During my summer break I had the fortunate blessing of being able to travel to Lisbon, Portugal for four days. Typically, an avid planner in all arenas of my life, I tend to make extensive lists of museums, restaurants, unique cafes, and local areas that are must visits when traveling to a new city or country. However, starting the Duquesne University MBA Sustainable Business Practices program, my time was limited prior to the trip, and I pretty much jumped onto a flight early in the morning after finals were completed.
In this pattern of unpredictability of the journey, right before getting onto the flight to Lisbon, the news was covering the current heat wave that had just hit the region. Many regions of Portugal (which is a fairly small country) were experiencing record breaking temperatures since 32 years of above 115 Fahrenheit due to intense heat traveling from the Sahara desert.
So, as I stepped off that flight into what felt like the desert, my mouth immediately quenching with thirst due to the placebo effect of the situation, a part of me was boiling with heated excitement to experience this new country while it endured its own historic moment. In the morning on the first day of exploring Lisbon, the temperature was at 111 Fahrenheit before noon. Whenever stepping outside of the car it felt like opening a fiery oven right onto my face. I was consuming water as if I had transformed into an immensely parched cow, but it was one of the most magical country’s I have ever visited.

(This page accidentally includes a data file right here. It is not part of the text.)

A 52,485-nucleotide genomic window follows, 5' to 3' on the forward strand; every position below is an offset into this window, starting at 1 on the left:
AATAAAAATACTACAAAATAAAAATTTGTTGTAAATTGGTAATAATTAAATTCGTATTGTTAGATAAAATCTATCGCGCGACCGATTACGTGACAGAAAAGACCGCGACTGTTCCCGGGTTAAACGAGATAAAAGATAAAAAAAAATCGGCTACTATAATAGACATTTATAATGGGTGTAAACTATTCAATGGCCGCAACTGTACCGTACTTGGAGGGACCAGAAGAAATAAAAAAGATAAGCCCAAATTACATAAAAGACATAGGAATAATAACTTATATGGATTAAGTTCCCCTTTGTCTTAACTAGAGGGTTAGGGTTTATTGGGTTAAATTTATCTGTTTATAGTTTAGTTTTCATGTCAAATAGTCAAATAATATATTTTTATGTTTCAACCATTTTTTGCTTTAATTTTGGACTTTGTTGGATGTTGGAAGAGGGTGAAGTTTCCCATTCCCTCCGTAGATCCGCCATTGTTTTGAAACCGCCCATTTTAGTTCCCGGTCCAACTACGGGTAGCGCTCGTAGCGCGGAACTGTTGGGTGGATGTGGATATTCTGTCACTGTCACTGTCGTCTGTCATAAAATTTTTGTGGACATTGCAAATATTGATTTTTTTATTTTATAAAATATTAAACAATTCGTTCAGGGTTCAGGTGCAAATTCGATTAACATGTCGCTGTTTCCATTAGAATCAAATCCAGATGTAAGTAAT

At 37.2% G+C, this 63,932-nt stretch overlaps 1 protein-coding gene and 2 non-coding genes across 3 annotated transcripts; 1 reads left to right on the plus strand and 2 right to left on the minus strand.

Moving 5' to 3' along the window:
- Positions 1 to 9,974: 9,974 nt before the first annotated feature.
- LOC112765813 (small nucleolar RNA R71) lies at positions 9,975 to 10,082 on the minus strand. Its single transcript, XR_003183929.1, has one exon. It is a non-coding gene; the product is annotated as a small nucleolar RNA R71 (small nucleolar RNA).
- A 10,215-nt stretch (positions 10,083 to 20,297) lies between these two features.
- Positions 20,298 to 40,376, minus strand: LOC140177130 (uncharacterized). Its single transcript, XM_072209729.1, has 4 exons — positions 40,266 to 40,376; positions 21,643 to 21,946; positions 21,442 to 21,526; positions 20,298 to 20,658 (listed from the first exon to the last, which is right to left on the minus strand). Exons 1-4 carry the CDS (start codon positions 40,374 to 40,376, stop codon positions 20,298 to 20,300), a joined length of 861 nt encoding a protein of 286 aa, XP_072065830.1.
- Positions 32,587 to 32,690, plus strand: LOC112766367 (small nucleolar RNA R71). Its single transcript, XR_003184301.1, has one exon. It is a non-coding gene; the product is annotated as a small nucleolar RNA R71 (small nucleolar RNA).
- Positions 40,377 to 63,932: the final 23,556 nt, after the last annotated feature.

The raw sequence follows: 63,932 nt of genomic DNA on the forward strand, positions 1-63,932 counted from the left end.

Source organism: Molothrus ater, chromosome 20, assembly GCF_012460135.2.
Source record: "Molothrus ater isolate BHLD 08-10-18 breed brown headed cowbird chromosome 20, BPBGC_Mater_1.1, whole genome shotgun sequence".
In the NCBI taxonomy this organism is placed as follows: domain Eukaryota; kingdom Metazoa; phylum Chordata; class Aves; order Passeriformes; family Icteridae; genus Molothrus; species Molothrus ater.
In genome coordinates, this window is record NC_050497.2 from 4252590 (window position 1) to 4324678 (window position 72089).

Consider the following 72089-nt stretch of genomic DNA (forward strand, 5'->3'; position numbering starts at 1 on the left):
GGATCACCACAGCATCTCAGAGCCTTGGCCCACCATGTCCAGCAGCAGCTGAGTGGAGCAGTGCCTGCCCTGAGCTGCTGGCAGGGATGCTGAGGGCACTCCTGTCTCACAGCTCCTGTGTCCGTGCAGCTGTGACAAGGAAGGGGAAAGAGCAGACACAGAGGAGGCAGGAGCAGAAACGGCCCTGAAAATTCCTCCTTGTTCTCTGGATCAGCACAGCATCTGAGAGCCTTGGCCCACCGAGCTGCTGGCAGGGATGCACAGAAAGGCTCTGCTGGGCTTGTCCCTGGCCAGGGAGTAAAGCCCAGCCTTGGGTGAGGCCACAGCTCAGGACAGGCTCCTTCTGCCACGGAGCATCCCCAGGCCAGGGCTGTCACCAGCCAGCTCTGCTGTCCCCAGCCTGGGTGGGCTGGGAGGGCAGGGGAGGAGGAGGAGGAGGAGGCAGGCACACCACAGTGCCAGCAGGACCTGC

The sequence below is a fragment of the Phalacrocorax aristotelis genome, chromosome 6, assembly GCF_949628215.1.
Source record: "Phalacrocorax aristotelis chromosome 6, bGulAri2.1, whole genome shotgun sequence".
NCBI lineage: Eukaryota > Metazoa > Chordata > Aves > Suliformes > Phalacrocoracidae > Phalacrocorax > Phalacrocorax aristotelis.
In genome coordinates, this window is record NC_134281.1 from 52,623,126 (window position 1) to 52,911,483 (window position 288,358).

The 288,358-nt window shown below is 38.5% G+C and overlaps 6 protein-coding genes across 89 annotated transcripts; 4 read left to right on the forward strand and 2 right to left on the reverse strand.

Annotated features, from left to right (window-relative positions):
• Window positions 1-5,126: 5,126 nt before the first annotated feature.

Throughout the entire trip, with the given extremity of the heat, I assumed locals would be agitated when dealing with tourists because of the given level of discomfort. However, they welcomed us with genuine warmth, no pun intended, and I found myself becoming a part of Lisbon’s culture. The city was a colorful tiled museum with churches that had an element of romanticism, baroque period, and gothic influence. The country seemed to wear its mistakes openly. I found an authentic respect and historic connection to Portugal because of the history the nation shared with India. Growing up my grandmother used to tell me vibrant stories about rajahs and ranis having palaces filled with gold. Since Portuguese explorer, Vasco da Gama, discovered the sea route to India, it created a business relationship between the nations during the time of kings, traveling on elephants, and being drenched in gold. It was fascinating to witness the influence of this history on the country.
I also found myself finding many connections to Pittsburgh. Much like Pittsburgh, Lisbon is a hidden gem in Europe. Many people tend to travel to Italy, France, or the United Kingdom, similar to how many people tend to visit New York, Los Angeles, or Miami in the United States. It was one of the least touristy European cities I have ever visited (and I am sure the heat dissolved the number of travelers). It had a rich charm that was alive in the people, the architecture and the culture. The cost of living is slowly rising in Lisbon, similar to Pittsburgh because of the opportunities it continues to bring. The Portuguese people have the same internal hardworking mentality that many yinzers carry due to its given history. It is sufficient to say that I am enamored by Portugal. – Ranbir Gill